4.1 Bare Basics

Silently assuming basic familiarity with the entity known as a set [74], several distinctions connected to sets should not go undefined, especially as later concepts build on these very basic definitions and the lack of a clear distinction can be nothing but detrimental. Among others, Definition 36 is a higher level representative of the concept provided in the following definition.

Definition 1 (Open cover) An open cover 𝒞 of a set 𝒳 is a family of open sets 𝒰i  , whose union results in 𝒳 :

𝒳 =     𝒰i                                  (4.1)
with A being an arbitrary index set.

A similar, yet distinct concept is given in the next definition.

Definition 2 (Partition of a set) A partition of a set 𝒜 is a set 𝒫 of non-empty subsets pi ⊂ 𝒜 , which fulfil the following conditions

               𝒫 = 𝒜                                 (4.2a)

pi ∩ pj = ∅,∀pi,pj ∈ 𝒫, pi ⁄= pj                       (4.2b)

Thus a partition implies that every element of the set 𝒜 is assigned to exactly one element of the partition 𝒫 .

To extend the simple notion of sets and their partitions, the following definition is of high utility.

Definition 3 (Cartesian Product) The Cartesian product 𝒳 ×  𝒴 of two sets 𝒳 and 𝒴 is defined as the set of all ordered tuples of the form

𝒳  × 𝒴 =  {(x,y)|x ∈  𝒳 ∧ y ∈ 𝒴 }                        (4.3)

It is through this simple mechanism represented by the Cartesian product that extensions to higher dimensions are available not only in a theoretical, but especially in an applied setting.

Sets alone present elements and very basic predicates such as testing, if a given element is contained within a set. It is, however, important to provide a more involved mechanism which is readily found in relations 1 .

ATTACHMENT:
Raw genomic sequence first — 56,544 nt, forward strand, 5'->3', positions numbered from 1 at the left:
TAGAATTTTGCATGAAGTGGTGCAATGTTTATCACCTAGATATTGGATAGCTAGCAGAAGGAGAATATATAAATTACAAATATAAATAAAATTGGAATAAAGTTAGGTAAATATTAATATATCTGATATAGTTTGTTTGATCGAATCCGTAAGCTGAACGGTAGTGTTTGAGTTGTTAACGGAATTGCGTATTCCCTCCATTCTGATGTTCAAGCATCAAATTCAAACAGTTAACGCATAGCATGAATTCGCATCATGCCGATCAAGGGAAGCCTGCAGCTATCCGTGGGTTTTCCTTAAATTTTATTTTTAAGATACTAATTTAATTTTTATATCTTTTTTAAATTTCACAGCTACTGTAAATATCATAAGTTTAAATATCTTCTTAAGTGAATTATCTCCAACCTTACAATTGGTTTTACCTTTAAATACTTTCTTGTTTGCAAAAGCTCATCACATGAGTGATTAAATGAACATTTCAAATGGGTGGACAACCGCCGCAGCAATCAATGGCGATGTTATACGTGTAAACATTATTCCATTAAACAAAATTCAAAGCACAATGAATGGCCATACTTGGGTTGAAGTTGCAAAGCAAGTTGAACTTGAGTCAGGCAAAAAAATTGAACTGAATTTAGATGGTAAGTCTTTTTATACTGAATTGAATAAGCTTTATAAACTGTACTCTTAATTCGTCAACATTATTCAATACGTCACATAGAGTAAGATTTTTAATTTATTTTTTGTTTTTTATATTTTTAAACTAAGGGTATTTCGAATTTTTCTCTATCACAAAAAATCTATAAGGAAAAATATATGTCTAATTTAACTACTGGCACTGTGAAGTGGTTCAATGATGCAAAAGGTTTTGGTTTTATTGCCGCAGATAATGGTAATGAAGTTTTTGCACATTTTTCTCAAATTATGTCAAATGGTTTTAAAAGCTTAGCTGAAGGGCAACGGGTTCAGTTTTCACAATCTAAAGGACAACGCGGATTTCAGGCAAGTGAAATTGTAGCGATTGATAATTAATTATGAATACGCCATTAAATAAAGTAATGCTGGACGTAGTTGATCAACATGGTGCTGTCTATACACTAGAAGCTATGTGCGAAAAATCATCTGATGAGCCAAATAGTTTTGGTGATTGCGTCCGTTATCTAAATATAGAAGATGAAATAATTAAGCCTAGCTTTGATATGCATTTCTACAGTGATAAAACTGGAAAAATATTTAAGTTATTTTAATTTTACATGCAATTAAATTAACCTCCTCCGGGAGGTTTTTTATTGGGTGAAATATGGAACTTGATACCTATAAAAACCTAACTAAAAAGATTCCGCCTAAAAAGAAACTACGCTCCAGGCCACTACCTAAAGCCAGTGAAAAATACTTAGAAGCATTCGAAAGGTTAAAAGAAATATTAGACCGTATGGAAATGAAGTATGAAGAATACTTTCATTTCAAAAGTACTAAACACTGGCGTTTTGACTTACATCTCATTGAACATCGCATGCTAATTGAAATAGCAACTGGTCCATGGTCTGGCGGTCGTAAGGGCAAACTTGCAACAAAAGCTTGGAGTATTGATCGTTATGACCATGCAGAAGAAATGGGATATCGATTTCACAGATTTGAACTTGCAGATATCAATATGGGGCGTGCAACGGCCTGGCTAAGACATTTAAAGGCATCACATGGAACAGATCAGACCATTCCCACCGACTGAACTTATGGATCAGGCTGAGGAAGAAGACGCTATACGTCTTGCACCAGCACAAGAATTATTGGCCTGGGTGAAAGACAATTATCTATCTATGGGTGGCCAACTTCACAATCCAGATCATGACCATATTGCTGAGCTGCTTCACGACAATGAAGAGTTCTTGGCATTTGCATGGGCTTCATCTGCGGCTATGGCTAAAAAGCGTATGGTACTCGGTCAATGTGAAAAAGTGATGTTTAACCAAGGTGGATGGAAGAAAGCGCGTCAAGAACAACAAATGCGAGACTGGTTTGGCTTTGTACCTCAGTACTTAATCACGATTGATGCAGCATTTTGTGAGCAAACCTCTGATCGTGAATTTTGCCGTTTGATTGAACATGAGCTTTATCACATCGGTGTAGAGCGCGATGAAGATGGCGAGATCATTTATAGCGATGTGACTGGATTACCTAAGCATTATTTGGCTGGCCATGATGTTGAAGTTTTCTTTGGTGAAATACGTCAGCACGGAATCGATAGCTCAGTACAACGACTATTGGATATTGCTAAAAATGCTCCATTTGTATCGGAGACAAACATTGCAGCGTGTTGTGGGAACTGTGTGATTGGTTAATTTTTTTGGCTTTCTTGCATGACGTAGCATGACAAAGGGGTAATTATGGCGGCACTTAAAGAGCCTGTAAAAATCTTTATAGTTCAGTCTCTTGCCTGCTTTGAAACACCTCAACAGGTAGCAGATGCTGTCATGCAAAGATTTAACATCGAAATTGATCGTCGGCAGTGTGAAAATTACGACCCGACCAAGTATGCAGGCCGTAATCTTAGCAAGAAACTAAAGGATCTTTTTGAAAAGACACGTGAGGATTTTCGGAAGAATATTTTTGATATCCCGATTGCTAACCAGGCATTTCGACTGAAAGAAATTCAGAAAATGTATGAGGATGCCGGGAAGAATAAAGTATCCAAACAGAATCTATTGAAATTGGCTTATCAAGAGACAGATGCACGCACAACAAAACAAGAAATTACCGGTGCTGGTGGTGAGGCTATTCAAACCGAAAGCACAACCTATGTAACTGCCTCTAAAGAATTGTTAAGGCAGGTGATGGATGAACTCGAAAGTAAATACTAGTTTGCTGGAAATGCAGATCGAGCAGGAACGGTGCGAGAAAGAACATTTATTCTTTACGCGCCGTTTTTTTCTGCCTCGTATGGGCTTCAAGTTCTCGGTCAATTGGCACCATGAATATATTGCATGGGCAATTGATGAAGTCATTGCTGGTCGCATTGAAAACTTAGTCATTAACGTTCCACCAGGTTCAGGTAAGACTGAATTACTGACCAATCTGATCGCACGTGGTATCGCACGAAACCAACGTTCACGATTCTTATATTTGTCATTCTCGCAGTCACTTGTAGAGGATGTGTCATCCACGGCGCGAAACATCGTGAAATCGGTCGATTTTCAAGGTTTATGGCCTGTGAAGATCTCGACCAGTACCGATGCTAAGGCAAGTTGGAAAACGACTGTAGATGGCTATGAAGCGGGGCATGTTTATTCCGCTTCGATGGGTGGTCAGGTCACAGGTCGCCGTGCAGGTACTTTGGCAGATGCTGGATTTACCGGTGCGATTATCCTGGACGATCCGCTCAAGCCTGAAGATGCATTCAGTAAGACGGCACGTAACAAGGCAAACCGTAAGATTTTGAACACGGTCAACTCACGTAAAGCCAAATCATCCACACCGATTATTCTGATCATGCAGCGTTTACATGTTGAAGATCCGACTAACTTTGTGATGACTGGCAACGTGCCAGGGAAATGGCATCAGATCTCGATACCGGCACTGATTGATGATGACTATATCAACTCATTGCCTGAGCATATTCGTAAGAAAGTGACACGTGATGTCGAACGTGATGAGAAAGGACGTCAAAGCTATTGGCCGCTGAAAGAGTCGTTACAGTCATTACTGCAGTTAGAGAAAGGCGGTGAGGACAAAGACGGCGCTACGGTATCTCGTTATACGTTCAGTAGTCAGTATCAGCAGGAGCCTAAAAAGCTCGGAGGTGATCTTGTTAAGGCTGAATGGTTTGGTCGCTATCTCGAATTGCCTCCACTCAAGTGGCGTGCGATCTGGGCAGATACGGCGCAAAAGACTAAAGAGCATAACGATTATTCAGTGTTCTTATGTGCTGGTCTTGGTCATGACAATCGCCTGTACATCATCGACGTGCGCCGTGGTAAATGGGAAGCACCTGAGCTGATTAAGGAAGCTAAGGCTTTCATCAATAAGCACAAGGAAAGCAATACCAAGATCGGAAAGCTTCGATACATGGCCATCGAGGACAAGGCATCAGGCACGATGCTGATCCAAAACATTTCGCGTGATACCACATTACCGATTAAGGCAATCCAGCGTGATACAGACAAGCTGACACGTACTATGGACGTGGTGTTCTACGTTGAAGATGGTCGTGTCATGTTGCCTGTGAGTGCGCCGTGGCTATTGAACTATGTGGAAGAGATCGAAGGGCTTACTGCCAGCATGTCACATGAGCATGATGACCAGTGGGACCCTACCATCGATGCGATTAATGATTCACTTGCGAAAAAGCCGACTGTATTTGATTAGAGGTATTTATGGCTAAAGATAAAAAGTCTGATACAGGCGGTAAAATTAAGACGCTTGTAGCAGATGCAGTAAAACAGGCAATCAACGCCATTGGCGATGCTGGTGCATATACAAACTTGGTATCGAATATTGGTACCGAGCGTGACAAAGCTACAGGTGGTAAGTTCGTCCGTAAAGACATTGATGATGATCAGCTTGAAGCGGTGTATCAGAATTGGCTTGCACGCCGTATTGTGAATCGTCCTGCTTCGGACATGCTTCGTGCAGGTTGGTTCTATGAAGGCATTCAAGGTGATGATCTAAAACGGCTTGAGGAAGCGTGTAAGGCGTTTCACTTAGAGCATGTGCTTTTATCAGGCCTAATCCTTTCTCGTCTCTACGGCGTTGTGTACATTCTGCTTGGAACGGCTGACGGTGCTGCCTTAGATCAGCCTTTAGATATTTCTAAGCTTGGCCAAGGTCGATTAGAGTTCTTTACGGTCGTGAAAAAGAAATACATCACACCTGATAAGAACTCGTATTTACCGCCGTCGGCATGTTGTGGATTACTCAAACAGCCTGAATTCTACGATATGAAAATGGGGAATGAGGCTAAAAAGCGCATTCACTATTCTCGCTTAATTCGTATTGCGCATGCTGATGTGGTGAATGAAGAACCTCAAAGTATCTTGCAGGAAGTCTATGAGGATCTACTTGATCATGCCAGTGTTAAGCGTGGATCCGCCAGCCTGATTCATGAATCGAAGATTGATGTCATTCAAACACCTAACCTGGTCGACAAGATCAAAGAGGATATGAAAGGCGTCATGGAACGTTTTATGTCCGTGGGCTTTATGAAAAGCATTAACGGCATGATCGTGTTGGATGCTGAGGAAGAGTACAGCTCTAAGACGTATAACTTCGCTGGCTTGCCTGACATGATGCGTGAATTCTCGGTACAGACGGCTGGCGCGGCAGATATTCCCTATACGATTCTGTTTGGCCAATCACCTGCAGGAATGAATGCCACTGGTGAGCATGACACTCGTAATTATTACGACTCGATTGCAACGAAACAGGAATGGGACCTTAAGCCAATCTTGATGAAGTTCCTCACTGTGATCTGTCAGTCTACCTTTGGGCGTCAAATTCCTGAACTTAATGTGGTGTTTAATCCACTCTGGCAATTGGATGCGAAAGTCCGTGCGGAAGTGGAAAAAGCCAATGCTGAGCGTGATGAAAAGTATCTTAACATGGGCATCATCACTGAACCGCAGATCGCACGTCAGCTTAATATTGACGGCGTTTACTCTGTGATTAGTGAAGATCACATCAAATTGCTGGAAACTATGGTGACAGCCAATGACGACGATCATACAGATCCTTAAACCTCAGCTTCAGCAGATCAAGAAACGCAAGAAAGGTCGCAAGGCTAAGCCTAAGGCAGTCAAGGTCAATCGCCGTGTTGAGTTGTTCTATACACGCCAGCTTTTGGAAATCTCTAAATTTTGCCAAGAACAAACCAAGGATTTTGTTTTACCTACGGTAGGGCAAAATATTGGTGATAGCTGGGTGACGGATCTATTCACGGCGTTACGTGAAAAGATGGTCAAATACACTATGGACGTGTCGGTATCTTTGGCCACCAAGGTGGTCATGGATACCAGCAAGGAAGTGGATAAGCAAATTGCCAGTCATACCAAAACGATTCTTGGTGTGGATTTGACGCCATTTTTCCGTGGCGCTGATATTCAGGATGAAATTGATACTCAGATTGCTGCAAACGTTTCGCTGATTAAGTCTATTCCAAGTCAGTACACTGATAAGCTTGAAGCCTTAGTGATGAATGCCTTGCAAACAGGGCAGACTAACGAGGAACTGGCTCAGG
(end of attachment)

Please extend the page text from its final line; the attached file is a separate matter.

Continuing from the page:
Definition 4 (Relation) Considering two sets 𝒜 and ℬ , a relation R is defined as a subset of the Cartesian product 𝒜 × ℬ .

R  ⊂ 𝒜  × ℬ                                  (4.4)

A relation is not only an important step for further theoretical refinement, but has also been a driving abstraction for digital data storage systems such as databases.

Relations can be further qualified with attributes in case they conform to certain requirements. A selection of qualifiers is provided in order to keep subsequent definitions from becoming unnecessarily convoluted.

Definition 5 (Reflexive relation) A binary relation R on a set 𝒳 is called reflexive, if every element is related to itself

∀x  ∈ 𝒳 : (x,x) ∈ R                              (4.5)

Definition 6 (Symmetric relation) A binary relation R on a set 𝒳 is called symmetric, if the following is always true:

∀x,y ∈ 𝒳  : (x,y) ∈ R ⇒ (y,x ) ∈ R                      (4.6)

Definition 7 (Transitive relation) A binary relation R on a set 𝒳 is called transitive, if it follows that:

x, y,z ∈ 𝒳 : (x, y) ∈ R ∧ (y,z) ∈ R ⇒  (y,z) ∈ R                (4.7)

Definition 8 (Equivalence relation) A binary relation which is reflexive, transitive and symmetric is called an equivalence relation.

The application of an equivalence relation to the elements of a set leads to the concept of equivalence classes, as defined in the following.

Definition 9 (Equivalence class) Given an equivalence relation ∼ , equivalence classes [x]  are defined as the sets

[x] = {y ∈ 𝒳 |y ∼ x }                             (4.8)

Equivalence classes are of special interest as they provide a means to partition a set 𝒳 . The demands placed on equivalence relations (Definition 8) ensure that a set of equivalence classes (Definition 9) is indeed a partition of the set 𝒳 (Definition 2):

In other words, two elements are either in the same equivalence class, or in disjoint classes. An element x∈[x] is called a representative of the equivalence class [x]  .

The memory within digital computers is conceptually a set, because every cell of memory can be distinctly addressed even without having to resort to querying the contents of the cells, thus it is really the structure of the cells that forms a set. The presented relations are only a small fraction of the relations available and indeed required to represent modern memory management, but are at least sufficient to cover theoretical considerations.